Thursday, October 16, 2008

401(k) Tips for Today's Economy

Recently, WISER has received a bevy of questions about 401(k)s. A reader from Baltimore wrote in wondering "What do I do in this economy? Do I leave my 401(k) untouched, do I pull everything out, or can I switch to different investments?" A recent caller from California lamented that "All of the headlines are so overwhelming. I'm trying to just keep saving and stick to a budget, but the newspaper puts me in a panic every morning. What do I do if my 401(k) investments keep suffering?"

WISER's non-profit status coupled with a lack of information on the details of either of our friends' financial situations makes it impossible to answer these specific questions. We sat down with WISER senior policy analyst Laurel Beedon to talk about a few rules of thumb that everyone can follow when it comes to taking care of their 401(k) during these troubling economic times.

Don't Keep all Your Eggs in One Basket!
Make sure that you are still contributing to a savings account outside of your 401(k) so that you have another source of retirement income. Consider investing in bonds, which are low-risk. " A bond is a loan, a stock is a chance," says Beedon. For more information on bonds, visit the WISER website and read our fact sheet: "US Savings Bonds."You can also learn more by visiting the US Treasury website at

Spread Your Risk
Find out more about the administrator of you 401(k). Where is your money now? Are there ways that it could be spread out? Make sure you have your money in a range of different funds so that if you suffer a blow to one of your investments, it doesn't have to impact all of your investments.

Stay Aware
Review your investments every six months. Consider seeking guidance from a financial planner. BE CAREFUL: Always ask how your planner is based. Commission-Based Financial Planners earn commissions on the investments they sell. They may have a bias for investments that will pay them commissions. Some commission-based planners also charge a fee. Look for a certified financial planner (CFP). You can call the Institute of Certified Financial Planners at 1-888-806-7526 or visit the Certified Financial Planner Board of Standards website at

Get Rid of Your Credit Card Debt
Paying more than the monthly minimum on your credit is a great investment. If you're concerned about your future finances, take care of your present debt so that you can save more for later. If possible, pay your credit card bill as soon as you receive it, especially if you are carrying over a balance, to reduce your interest charges and remember to pay off the credit card with the highest interest rate first.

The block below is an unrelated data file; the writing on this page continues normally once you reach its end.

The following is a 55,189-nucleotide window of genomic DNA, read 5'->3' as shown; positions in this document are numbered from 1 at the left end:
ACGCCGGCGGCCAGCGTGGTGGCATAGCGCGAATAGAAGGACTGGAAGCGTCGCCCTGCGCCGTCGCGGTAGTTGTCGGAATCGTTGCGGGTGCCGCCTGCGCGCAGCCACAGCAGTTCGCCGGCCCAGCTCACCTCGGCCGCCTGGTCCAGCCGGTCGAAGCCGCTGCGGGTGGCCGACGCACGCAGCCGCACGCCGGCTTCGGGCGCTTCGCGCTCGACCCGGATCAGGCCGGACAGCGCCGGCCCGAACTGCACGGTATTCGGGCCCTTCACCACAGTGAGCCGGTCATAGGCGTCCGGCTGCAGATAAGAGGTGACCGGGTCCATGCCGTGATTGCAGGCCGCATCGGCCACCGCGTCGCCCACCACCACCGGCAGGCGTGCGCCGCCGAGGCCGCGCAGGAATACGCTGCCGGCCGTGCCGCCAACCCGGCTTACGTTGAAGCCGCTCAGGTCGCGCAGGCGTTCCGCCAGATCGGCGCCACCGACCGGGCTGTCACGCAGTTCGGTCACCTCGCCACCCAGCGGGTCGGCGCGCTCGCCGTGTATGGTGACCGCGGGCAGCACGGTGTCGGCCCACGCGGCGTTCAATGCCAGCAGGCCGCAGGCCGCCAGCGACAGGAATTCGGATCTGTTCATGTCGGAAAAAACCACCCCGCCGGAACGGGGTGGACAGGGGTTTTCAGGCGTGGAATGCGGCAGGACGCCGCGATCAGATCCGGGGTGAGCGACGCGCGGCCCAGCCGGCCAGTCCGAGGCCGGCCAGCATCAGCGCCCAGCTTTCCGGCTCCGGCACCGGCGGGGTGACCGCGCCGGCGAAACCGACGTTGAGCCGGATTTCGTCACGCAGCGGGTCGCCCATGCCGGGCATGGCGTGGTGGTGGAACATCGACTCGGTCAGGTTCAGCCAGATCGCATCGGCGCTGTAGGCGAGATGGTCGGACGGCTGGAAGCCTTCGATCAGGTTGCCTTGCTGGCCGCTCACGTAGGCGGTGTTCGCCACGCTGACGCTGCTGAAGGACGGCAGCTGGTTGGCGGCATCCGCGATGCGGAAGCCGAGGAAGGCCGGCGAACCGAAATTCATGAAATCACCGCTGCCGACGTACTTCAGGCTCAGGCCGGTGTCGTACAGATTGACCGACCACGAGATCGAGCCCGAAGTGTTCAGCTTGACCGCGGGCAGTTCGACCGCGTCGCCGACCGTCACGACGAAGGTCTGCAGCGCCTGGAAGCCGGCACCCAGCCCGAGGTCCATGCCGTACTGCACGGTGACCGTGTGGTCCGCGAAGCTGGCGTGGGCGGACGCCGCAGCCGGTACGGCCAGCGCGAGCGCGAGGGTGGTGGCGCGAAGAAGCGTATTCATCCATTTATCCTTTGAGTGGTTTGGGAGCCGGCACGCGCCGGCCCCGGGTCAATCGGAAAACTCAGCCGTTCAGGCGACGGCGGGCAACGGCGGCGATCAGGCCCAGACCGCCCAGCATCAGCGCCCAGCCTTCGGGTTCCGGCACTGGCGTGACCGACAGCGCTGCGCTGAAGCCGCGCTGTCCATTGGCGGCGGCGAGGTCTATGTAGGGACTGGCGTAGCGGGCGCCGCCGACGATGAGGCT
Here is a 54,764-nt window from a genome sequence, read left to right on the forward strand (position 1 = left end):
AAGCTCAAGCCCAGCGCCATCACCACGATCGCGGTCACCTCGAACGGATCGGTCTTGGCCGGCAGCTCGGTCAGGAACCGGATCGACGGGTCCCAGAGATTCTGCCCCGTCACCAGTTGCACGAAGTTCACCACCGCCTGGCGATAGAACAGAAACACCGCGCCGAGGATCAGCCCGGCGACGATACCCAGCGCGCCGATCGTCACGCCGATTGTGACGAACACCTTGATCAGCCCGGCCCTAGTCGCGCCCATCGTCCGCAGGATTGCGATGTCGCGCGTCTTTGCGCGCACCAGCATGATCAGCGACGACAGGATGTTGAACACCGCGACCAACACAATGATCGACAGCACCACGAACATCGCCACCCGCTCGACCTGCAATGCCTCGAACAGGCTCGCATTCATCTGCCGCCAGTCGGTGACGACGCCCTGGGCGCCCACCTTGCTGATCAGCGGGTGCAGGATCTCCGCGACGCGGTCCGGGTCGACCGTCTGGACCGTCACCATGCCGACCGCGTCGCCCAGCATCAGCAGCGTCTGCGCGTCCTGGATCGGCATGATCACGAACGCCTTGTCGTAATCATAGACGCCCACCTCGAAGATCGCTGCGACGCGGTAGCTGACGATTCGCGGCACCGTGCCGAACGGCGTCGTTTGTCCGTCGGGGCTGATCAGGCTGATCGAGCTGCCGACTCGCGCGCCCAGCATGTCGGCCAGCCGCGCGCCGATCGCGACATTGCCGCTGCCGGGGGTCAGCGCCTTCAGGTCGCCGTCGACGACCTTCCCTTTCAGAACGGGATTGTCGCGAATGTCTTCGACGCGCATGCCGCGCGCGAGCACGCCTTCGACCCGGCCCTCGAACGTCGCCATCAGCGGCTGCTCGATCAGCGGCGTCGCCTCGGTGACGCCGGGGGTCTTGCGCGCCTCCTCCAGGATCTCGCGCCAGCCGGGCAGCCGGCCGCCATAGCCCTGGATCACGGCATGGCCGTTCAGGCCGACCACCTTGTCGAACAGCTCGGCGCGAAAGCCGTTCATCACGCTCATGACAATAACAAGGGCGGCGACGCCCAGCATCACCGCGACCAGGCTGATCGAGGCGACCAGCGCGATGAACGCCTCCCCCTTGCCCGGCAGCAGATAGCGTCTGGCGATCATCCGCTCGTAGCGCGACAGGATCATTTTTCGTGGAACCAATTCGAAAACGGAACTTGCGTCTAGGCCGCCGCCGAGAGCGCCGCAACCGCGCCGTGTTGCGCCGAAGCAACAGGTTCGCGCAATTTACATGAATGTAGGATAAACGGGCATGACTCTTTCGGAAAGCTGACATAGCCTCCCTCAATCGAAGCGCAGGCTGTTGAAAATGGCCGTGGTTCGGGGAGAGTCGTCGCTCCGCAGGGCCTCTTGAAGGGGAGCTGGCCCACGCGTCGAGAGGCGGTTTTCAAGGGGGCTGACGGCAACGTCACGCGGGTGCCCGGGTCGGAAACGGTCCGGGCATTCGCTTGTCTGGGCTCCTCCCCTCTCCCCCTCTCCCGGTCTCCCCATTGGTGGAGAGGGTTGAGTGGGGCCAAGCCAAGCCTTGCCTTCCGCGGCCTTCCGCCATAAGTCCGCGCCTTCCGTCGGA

Look into Savings Alternatives
Find out about options to supplement your savings plan. One option, depending on your present life circumstances and financial situation, may be annuities.
  • Annuities:

Immediate: This is a straight-life annuity that pays a fixed amount for as long as you live. Another option is to get guaranteed payments for a certain number of years, for example, “life or 10 years certain,” and if you die sooner, your beneficiary receives the payments.

Deferred: This is an investment product that accumulates money until a future payment. Most annuity articles and advertisements seem to be talking about deferred annuities.

There are several types, including:

  • Fixed – based on interest rate that is initially fixed and then may vary.
  • Equity-indexed – based on the stock market, with a guaranteed minimum rate.
  • Variable – based on accounts invested in stocks and bonds.

You may decide that the best way is to use a combination of both of these by managing your own retirement fund until the time seems right to convert some of your fund into an annuity. For more information, visit WISER's website and check out our publications and fact sheets on annuities.

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